To James Warren
Passy Decr 2 1778
My dear Sir
Last Night, I received your Letter of Octr. 7th by a Special Messenger from M. De Sartine, who writes me that he knows not how where nor by whom it arrived.1 I mention this that it may serve as an Answer in some Measure to the Complaint in your Letter, that neither you nor my other Friends have heard from me. I have wrote very often, to you and them but there is Strange Management with Letters and most that We write are sunk in the Sea.
I Sincerely grieve for my Country in the News that you are not of either House. But it is Some Comfort to me to think that I shall be Soon a private Farmer, as well as you, and both pursueing our Experiments in Husbandry. The longer I live and the more I see of public Men, the more I wish to be a private one. Modesty is a Virtue, that can never thrive, in public. Modest Merit! is there Such a Thing remaining in public Life? It is now become a Maxim with some, who are even Men of Merit, that the World esteems a Man in Proportion as he esteems himself, and are generally disposed to allow him, to be what he pretends to be.
Accordingly, I am often astonished at the Boldness with which Persons make their Pretensions. A Man must be his own Trumpeter—he must write or dictate Paragraphs of Praise in the News Papers, he must dress, have a Retinue, and Equipage, he must ostentatiously publish to the World his own Writings with his Name, and must write even some Panegyricks upon them,—he must get his Picture drawn, his statue made, and must hire all the Artists in his Turn, to set about Works to Spread his Name, make the Mob stare and gape, and perpetuate his Fame. I would Undertake, if I could bring my Feelings to bear it, to become one of the most celebrated trumpeted, Admired, courted, worshipd Idols in the whole World in four or five Years. I have learned the whole Art I am a perfect Master of it. I learned a great deal of it from Hutchinson and the Tories, and have learned more of it since from Whigs and Tories both, in America and Europe.2 If you will learn the Art I will teach it you.
I have not yet <
learned to> begun to practice this. There is one Practice more which I forgot. He must get his Brothers, Cousins, sons and other Relations into Place about him and must teach them to practice all the same Arts both for them selves and him. He must never do any Thing for any Body who is not his Friend, or in other Words his Tool.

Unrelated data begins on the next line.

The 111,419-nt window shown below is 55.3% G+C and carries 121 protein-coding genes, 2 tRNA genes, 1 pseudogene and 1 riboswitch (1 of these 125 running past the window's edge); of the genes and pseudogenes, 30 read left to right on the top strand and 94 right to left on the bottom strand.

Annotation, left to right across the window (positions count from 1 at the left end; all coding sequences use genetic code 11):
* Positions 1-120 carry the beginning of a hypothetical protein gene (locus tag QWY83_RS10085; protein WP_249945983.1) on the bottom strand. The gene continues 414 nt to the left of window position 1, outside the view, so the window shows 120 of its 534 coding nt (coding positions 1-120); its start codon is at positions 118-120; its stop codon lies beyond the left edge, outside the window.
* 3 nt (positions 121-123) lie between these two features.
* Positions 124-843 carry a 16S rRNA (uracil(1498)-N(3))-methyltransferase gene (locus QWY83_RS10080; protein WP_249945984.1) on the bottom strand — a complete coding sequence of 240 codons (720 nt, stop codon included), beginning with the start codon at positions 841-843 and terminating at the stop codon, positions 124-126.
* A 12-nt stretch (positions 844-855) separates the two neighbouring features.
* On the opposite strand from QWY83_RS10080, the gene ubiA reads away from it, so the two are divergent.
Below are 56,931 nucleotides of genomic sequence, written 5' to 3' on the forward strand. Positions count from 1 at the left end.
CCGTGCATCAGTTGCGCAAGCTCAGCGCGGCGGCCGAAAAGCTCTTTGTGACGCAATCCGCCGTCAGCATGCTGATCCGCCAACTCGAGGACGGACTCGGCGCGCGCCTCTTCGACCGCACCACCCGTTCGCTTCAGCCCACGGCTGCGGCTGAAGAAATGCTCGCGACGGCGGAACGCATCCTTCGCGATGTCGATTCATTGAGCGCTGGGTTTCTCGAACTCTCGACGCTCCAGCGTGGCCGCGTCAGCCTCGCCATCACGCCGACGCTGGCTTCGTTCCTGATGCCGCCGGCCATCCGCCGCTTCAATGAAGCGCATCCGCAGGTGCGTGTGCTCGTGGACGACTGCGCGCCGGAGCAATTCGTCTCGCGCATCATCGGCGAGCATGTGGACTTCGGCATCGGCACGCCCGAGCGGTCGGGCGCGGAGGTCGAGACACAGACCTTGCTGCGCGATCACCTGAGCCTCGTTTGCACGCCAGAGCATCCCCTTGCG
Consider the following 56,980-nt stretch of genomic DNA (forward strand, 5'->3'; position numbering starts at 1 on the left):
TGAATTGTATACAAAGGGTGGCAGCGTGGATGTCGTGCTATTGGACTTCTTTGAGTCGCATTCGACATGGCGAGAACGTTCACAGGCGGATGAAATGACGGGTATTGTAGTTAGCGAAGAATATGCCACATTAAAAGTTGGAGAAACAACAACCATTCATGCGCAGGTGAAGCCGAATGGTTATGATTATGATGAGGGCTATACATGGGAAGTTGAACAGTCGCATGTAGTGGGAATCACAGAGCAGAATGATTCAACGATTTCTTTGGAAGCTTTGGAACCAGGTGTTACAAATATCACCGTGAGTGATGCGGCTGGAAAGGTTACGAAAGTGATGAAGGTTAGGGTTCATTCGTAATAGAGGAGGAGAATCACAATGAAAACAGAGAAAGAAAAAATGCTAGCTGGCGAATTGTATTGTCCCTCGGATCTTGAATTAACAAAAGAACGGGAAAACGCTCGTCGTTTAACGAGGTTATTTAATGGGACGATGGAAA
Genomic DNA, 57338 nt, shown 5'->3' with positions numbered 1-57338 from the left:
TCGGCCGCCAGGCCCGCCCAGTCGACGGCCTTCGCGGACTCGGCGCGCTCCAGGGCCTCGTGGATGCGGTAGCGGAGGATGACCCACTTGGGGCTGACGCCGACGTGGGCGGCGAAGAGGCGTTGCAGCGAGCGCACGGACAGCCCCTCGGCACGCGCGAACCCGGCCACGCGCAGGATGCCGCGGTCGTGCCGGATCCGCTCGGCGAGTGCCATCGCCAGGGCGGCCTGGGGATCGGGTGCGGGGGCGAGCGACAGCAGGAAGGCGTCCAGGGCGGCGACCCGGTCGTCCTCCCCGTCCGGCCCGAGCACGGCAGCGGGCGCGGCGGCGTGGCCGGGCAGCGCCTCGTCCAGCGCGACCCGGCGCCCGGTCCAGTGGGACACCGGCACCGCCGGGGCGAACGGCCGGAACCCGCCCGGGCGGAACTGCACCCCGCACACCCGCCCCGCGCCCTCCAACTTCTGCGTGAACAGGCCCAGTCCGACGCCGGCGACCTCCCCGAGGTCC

What I am going to say, will be thought by many to be practicing upon some of the above Rules. You and I have had an ugly Modesty about Us, which has despoyled Us of, almost all our Importance. We have taken even Pains to conceal our Names, We have delighted in the shade, We have made few Friends, no Tools, and what is worse when the Cause of Truth, Justice, and Liberty have demanded it We have even Sacrificed Those who called themselves our Friends and have made Ennemies.
No Man ever made a great Fortune in the World, by pursuing these Maxims, We therefore do not expect it, and for my own Part I declare, that the Moment, I can get into Life perfectly private, will be the happiest of my Life.
The little Art and the less Ambition with which I see the World full disgusts and shocks me more and more. And I will abandon it to its Course, the Moment I can do it with Honour and Conscience.
Remember me, Sir, in the most respectfull Manner to your good Lady, whose Manners, Virtues, Genius, and Spirit will render her immortal, notwithstanding the general Depravity. I am, her & your Friend
RC (MHi: Warren-Adams Coll).; docketed: “Mr. J. A. Lettr 2 Decr 78.”
1. Sartine’s letter ( Adams Papers ) also served to transmit letters from AA of 29 Sept. and 10 Oct. From JA’s comments in his letter to AA of 3 Dec., the content of her letter of 10 Oct. (not found) was apparently similar to Warren’s of 7 Oct. (above). Their arrival together may explain JA’s tone in this letter, which was to some degree duplicated in his letters to AA of 2 and 3 Dec. (Adams Family Correspondence description begins Adams Family Correspondence, ed. L. H. Butterfield and others, Cambridge, 1963– description ends , 3:94–96, 124–126, 128–130).
2. JA’s strictures on the pursuit of fame were stimulated by Warren’s comments on the conduct of John Hancock in his letter of 7 Oct. (above). That letter reflected Warren’s dismay over Hancock’s role in the rise of factions in Massachusetts politics and the consequent decline of the position of himself and his friends. While JA clearly had Benjamin Franklin in mind when he replied, his comments were more general and less personal than Warren’s. JA never disputed Franklin’s position as the preeminent American in France and his frustration at Franklin’s appointment as minister to France was not directed at Franklin, but toward the congress for its apparent refusal to either recall him or appoint him to a new position. Thus JA could write more as an observer than as a participant with a position to defend, and Franklin became a kind of generic seeker of fame rather than an enemy to be denounced.